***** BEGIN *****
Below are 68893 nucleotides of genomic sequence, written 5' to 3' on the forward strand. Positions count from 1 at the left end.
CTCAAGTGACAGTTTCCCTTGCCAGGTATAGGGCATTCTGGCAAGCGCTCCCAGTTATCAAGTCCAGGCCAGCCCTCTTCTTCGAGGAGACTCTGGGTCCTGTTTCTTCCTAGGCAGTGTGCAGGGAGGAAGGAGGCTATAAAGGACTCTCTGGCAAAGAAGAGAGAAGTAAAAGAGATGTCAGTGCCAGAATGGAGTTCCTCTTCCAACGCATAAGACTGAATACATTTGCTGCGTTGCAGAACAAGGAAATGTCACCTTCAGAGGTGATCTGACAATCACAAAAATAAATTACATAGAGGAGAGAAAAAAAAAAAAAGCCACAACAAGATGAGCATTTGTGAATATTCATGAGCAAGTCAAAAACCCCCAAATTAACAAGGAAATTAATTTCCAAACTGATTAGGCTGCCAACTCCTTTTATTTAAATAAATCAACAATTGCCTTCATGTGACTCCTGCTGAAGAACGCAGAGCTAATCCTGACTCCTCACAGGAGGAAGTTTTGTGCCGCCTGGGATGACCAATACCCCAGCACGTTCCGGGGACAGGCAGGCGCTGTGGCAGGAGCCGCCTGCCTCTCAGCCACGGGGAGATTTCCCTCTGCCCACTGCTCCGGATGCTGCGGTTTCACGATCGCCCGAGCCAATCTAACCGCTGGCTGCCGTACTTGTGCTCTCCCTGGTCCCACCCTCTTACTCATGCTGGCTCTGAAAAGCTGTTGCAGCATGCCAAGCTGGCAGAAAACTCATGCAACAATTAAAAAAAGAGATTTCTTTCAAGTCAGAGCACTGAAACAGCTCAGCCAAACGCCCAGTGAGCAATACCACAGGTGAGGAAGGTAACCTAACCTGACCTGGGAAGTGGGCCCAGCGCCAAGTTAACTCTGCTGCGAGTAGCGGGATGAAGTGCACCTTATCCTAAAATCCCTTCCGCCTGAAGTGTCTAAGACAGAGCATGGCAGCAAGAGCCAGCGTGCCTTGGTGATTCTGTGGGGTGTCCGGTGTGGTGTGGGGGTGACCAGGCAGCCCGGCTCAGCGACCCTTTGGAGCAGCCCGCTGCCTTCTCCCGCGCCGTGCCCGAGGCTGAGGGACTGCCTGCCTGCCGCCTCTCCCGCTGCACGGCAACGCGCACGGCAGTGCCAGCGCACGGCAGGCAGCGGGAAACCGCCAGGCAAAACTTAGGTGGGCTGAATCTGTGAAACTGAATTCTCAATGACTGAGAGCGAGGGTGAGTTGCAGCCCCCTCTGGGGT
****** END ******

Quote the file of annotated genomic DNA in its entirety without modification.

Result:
Below are 68893 nucleotides of genomic sequence, written 5' to 3' on the forward strand. Positions count from 1 at the left end.
CTCAAGTGACAGTTTCCCTTGCCAGGTATAGGGCATTCTGGCAAGCGCTCCCAGTTATCAAGTCCAGGCCAGCCCTCTTCTTCGAGGAGACTCTGGGTCCTGTTTCTTCCTAGGCAGTGTGCAGGGAGGAAGGAGGCTATAAAGGACTCTCTGGCAAAGAAGAGAGAAGTAAAAGAGATGTCAGTGCCAGAATGGAGTTCCTCTTCCAACGCATAAGACTGAATACATTTGCTGCGTTGCAGAACAAGGAAATGTCACCTTCAGAGGTGATCTGACAATCACAAAAATAAATTACATAGAGGAGAGAAAAAAAAAAAAAGCCACAACAAGATGAGCATTTGTGAATATTCATGAGCAAGTCAAAAACCCCCAAATTAACAAGGAAATTAATTTCCAAACTGATTAGGCTGCCAACTCCTTTTATTTAAATAAATCAACAATTGCCTTCATGTGACTCCTGCTGAAGAACGCAGAGCTAATCCTGACTCCTCACAGGAGGAAGTTTTGTGCCGCCTGGGATGACCAATACCCCAGCACGTTCCGGGGACAGGCAGGCGCTGTGGCAGGAGCCGCCTGCCTCTCAGCCACGGGGAGATTTCCCTCTGCCCACTGCTCCGGATGCTGCGGTTTCACGATCGCCCGAGCCAATCTAACCGCTGGCTGCCGTACTTGTGCTCTCCCTGGTCCCACCCTCTTACTCATGCTGGCTCTGAAAAGCTGTTGCAGCATGCCAAGCTGGCAGAAAACTCATGCAACAATTAAAAAAAGAGATTTCTTTCAAGTCAGAGCACTGAAACAGCTCAGCCAAACGCCCAGTGAGCAATACCACAGGTGAGGAAGGTAACCTAACCTGACCTGGGAAGTGGGCCCAGCGCCAAGTTAACTCTGCTGCGAGTAGCGGGATGAAGTGCACCTTATCCTAAAATCCCTTCCGCCTGAAGTGTCTAAGACAGAGCATGGCAGCAAGAGCCAGCGTGCCTTGGTGATTCTGTGGGGTGTCCGGTGTGGTGTGGGGGTGACCAGGCAGCCCGGCTCAGCGACCCTTTGGAGCAGCCCGCTGCCTTCTCCCGCGCCGTGCCCGAGGCTGAGGGACTGCCTGCCTGCCGCCTCTCCCGCTGCACGGCAACGCGCACGGCAGTGCCAGCGCACGGCAGGCAGCGGGAAACCGCCAGGCAAAACTTAGGTGGGCTGAATCTGTGAAACTGAATTCTCAATGACTGAGAGCGAGGGTGAGTTGCAGCCCCCTCTGGGGT